Notley says she wants progress within days from feds on B.C. pipeline dispute

Prime Minister Justin Trudeau and Alberta Premier Rachel Notley speak during a meeting on Parliament Hill, Tuesday, Nov. 29, 2016 in Ottawa. Photo by Justin Tang/The Canadian Press

EDMONTON, A.B. – Alberta Premier Rachel Notley says she wants progress within days from Ottawa in resolving the B.C. pipeline dispute or her government will look at further retaliatory measures.

Notley says she doesn’t want to escalate the feud, but says B.C.’s actions on the Trans Mountain pipeline are illegal and must be reversed.

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Two weeks ago, B.C. Premier John Horgan’s government announced it was looking at restricting expanded flows of oil into the province, pending a review to make sure that such spills could be properly cleaned up.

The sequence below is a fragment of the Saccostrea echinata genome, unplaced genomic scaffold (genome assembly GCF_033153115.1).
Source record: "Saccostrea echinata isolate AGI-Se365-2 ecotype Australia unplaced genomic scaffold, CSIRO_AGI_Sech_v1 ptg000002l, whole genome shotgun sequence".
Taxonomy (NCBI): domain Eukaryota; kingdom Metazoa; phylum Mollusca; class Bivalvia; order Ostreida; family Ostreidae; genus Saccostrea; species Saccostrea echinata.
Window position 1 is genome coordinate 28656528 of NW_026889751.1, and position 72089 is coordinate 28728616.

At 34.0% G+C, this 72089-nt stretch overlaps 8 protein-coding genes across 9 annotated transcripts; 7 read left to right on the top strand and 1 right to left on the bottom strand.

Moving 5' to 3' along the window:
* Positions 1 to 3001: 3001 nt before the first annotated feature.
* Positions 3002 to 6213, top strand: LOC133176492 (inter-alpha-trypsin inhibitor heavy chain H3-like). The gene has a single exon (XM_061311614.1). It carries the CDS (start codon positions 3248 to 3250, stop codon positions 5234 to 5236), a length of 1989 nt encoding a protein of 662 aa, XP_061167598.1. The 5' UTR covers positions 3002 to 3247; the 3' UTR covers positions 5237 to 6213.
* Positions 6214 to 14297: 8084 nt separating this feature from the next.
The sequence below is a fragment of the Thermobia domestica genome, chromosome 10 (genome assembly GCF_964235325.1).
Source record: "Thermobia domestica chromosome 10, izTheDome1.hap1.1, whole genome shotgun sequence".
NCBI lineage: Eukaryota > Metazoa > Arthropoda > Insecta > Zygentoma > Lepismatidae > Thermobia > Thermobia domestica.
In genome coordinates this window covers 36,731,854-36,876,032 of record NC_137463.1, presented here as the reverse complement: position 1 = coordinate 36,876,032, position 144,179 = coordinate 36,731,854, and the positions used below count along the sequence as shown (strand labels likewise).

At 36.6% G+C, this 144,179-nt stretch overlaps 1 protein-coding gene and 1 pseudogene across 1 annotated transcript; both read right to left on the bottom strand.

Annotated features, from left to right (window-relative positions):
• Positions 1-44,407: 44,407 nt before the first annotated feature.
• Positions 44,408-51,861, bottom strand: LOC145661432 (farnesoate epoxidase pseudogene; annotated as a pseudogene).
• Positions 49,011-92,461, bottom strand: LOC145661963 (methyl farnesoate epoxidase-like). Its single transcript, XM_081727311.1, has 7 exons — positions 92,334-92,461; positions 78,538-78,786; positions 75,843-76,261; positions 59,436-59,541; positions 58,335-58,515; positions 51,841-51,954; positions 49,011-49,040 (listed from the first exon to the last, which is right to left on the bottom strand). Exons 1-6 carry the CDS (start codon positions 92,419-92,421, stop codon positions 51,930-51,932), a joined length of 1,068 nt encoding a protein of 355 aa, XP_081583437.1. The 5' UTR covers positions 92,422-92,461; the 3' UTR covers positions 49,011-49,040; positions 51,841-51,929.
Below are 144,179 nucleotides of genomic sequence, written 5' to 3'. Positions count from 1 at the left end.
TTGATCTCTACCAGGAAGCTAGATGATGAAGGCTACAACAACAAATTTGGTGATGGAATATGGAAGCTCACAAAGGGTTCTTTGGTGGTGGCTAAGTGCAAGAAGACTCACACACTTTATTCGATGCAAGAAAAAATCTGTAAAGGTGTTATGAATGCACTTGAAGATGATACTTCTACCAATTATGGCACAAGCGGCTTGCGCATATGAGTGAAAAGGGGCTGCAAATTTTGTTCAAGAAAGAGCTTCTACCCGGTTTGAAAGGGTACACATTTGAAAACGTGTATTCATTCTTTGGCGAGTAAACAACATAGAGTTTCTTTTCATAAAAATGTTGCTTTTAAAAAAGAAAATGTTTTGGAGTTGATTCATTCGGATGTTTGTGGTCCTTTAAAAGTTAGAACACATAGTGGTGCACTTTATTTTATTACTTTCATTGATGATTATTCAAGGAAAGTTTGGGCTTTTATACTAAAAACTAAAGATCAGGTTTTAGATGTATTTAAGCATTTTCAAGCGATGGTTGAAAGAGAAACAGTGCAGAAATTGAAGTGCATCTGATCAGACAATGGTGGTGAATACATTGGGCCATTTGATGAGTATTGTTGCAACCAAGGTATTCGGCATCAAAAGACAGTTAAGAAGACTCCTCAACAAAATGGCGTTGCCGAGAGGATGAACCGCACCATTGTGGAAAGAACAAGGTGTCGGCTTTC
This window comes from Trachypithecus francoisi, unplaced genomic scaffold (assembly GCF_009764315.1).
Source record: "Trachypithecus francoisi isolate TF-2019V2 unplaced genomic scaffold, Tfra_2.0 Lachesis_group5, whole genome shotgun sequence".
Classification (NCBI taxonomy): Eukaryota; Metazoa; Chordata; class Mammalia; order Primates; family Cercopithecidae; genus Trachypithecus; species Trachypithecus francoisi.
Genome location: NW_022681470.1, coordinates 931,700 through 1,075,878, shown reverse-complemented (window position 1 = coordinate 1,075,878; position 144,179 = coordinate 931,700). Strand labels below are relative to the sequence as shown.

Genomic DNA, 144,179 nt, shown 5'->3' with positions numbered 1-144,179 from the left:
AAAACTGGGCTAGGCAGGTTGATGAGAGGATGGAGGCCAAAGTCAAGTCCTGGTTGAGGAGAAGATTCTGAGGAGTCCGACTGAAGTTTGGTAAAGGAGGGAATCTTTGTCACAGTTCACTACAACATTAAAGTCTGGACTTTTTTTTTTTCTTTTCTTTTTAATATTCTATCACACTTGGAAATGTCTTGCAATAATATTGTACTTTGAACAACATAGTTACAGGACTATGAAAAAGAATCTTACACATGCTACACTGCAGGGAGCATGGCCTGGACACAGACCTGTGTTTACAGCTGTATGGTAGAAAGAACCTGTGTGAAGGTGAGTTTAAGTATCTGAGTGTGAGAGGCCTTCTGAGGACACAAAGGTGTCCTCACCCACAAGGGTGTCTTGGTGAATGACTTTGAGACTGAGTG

The federal government has already OK’d the Trans Mountain line expansion, from Edmonton to Burnaby, and constitutionally has the final say on interprovincial projects like pipelines.

In response, Notley has announced she has suspended talks with B.C. to buy $500 million worth of electricity and has halted imports of B.C. wine, worth about $70 million a year.

Notley says she hasn’t ruled out more extreme options, such as restricting oil sent to B.C. or refusing to transport gas from that province, but says she doesn’t want to harm Alberta’s interests in the process.

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